“According to the latest freedom survey. Egypt, Jordan, Qatar and Morocco showed improvements in 2004 but none of them rank as fully free. The following scale rates countries in the Middle East and North Africa as free (1-2.5), partially free (3-5) or not free (5.5-7)”
    Jordan, Kuwait and Morocco ranked second with Jordan’s Political Rights at 5 and Civil liberties at 4, same for Morocco. I’ll let you guess what Kuwait’s was.
    Of course Israel ranked first with a score of 1 for Political rights and 3 for Civil liberties.
    Given the instability of the region as a whole, and the nature of our borders, I don’t think Jordan is that bad.
    Either way, I don’t trust indexes (with the exception of the Big Mac Index), as most of them have different scoring criteria.

  9. Amir,
    “Were you bringing up the point on the Al Aksa Mosque to suggest Israel discriminates against Jews (because most Muslims are allowed there anytime and Jews are rarely allowed up into the Temple Mount complex)? I don’t think most people would think Israel discriminates against Jews.”
    No.
    As a matter of fact, I brought that to point out “Israel”‘s religious discrimination against nationals from Muslim origins.
    Contrary to what you said, most Muslim’s are not allowed there anytime. Tune in to Al Jazeera Live on any given Friday and you will see for yourself.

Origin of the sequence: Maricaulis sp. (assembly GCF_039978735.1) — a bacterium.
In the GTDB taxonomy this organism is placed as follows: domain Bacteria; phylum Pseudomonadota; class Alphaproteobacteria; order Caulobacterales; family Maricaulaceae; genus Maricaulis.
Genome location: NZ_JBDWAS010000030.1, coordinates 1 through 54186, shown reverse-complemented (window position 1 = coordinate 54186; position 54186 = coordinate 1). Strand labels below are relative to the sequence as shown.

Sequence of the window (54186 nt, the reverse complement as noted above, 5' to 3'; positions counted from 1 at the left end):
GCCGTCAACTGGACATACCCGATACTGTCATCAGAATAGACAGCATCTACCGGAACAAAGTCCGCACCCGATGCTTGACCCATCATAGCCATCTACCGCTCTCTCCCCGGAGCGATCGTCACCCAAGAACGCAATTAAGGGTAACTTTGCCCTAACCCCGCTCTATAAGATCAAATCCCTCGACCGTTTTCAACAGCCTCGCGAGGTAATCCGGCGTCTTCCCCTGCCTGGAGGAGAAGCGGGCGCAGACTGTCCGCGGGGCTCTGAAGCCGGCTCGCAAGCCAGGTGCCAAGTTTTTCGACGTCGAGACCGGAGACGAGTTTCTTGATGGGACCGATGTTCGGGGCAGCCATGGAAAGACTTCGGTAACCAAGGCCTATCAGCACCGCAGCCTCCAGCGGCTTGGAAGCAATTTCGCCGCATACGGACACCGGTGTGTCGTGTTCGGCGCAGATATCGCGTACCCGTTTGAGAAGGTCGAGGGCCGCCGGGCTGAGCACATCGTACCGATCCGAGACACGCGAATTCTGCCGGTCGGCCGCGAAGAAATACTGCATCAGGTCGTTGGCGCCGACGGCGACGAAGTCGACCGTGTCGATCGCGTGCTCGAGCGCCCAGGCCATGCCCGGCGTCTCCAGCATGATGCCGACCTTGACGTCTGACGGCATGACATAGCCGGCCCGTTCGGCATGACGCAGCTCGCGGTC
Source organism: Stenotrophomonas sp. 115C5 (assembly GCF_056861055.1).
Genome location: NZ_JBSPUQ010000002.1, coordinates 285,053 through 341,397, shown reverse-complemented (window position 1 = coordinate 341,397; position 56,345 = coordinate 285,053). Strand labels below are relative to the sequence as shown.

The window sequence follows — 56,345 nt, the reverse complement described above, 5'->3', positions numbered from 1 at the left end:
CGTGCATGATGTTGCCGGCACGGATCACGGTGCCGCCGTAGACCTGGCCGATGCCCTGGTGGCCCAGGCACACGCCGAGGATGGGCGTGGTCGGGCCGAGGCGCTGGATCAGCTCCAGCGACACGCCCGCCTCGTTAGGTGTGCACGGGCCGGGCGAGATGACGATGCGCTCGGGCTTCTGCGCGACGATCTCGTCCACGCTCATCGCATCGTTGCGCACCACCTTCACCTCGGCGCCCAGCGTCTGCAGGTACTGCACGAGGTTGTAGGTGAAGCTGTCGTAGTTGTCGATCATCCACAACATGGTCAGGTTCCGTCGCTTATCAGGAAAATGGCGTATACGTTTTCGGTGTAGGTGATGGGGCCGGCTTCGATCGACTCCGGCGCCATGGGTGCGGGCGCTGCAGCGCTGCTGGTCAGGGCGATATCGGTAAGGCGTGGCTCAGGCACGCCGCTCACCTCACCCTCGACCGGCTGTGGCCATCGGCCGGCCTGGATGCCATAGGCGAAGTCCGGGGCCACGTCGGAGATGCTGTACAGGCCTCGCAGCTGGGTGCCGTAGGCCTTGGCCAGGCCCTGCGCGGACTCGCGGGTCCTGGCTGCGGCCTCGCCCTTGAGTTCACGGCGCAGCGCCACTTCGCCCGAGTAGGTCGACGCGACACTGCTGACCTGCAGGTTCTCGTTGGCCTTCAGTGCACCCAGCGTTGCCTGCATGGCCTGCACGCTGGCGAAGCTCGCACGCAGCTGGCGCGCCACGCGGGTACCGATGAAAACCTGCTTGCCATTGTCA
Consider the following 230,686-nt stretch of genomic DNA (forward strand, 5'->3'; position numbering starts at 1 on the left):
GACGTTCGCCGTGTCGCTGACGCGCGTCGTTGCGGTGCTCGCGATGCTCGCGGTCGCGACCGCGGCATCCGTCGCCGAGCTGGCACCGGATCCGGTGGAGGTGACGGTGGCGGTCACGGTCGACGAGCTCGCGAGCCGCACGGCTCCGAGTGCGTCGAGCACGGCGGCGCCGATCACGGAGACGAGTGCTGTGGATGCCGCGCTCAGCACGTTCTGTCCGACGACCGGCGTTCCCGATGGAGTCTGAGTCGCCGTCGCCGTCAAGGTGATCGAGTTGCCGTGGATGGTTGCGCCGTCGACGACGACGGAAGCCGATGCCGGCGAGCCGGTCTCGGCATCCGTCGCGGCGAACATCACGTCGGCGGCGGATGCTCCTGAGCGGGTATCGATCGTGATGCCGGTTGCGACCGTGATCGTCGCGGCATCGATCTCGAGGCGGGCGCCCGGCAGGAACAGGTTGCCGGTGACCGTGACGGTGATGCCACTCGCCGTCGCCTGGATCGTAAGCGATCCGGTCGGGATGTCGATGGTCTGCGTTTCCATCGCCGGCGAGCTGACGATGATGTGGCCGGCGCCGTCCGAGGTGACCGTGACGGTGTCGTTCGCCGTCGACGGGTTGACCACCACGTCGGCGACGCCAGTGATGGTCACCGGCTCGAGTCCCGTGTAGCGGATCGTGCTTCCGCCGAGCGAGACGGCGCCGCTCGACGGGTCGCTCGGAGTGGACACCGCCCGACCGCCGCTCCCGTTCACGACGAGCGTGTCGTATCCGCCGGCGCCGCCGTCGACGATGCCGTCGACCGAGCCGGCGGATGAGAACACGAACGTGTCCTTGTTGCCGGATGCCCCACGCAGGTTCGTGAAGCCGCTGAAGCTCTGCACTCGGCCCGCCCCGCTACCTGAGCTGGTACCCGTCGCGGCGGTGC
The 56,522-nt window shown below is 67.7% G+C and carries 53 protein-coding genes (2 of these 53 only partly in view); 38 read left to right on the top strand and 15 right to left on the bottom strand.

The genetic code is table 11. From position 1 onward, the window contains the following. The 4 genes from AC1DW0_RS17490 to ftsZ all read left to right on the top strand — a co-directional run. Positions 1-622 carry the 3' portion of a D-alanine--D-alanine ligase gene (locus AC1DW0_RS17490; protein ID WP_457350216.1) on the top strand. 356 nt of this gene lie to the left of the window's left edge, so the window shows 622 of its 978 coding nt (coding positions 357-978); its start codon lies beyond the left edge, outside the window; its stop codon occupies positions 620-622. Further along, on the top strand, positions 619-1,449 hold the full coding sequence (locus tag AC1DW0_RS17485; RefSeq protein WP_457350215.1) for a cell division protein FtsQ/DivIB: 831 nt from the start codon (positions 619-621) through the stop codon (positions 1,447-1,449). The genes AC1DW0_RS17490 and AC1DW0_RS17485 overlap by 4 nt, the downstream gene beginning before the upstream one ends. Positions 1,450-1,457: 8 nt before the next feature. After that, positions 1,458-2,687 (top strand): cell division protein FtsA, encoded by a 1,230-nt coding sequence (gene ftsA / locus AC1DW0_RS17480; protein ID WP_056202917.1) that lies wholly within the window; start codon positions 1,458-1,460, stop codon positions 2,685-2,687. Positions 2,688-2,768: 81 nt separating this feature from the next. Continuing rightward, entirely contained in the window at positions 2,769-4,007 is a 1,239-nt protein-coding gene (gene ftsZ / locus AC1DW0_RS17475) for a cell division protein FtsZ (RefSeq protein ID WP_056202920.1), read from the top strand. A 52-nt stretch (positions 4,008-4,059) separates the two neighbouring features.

“IDF”‘s elements are numerously located within the gates of the Old City in Jerusalem to ensure that entry to Al Aqsa mosque is restricted for Arabs below a certain age. In Islam, Friday’s prayer is an important religious obligation, yet the “IDF” strive to restrict Muslim’s religious freedom. “Israel”‘s claim: security purposes.
    On the other hand, Jews in Yemen, Syria, Iran, and other Middle Eastern countries, enjoy religious freedom that is comparable to their non-Jewish counterparts.As a matter of fact, a good sum of them still live in their original countries – and have favoured not relocating to “Israel”, halting allegations that ram around the alleged oppression they encounter in countries with Muslim majority.
    In contrary, and to their comfort, Jews wander around the premises of the Old City freely.
    Wasn’t it Ariel Sharon’s infamous visit to the premises of Al Aqsa mosque – which is located within the Old City – that played a major role in the recent Palestinian – “Israeli” conflict uprising afterall??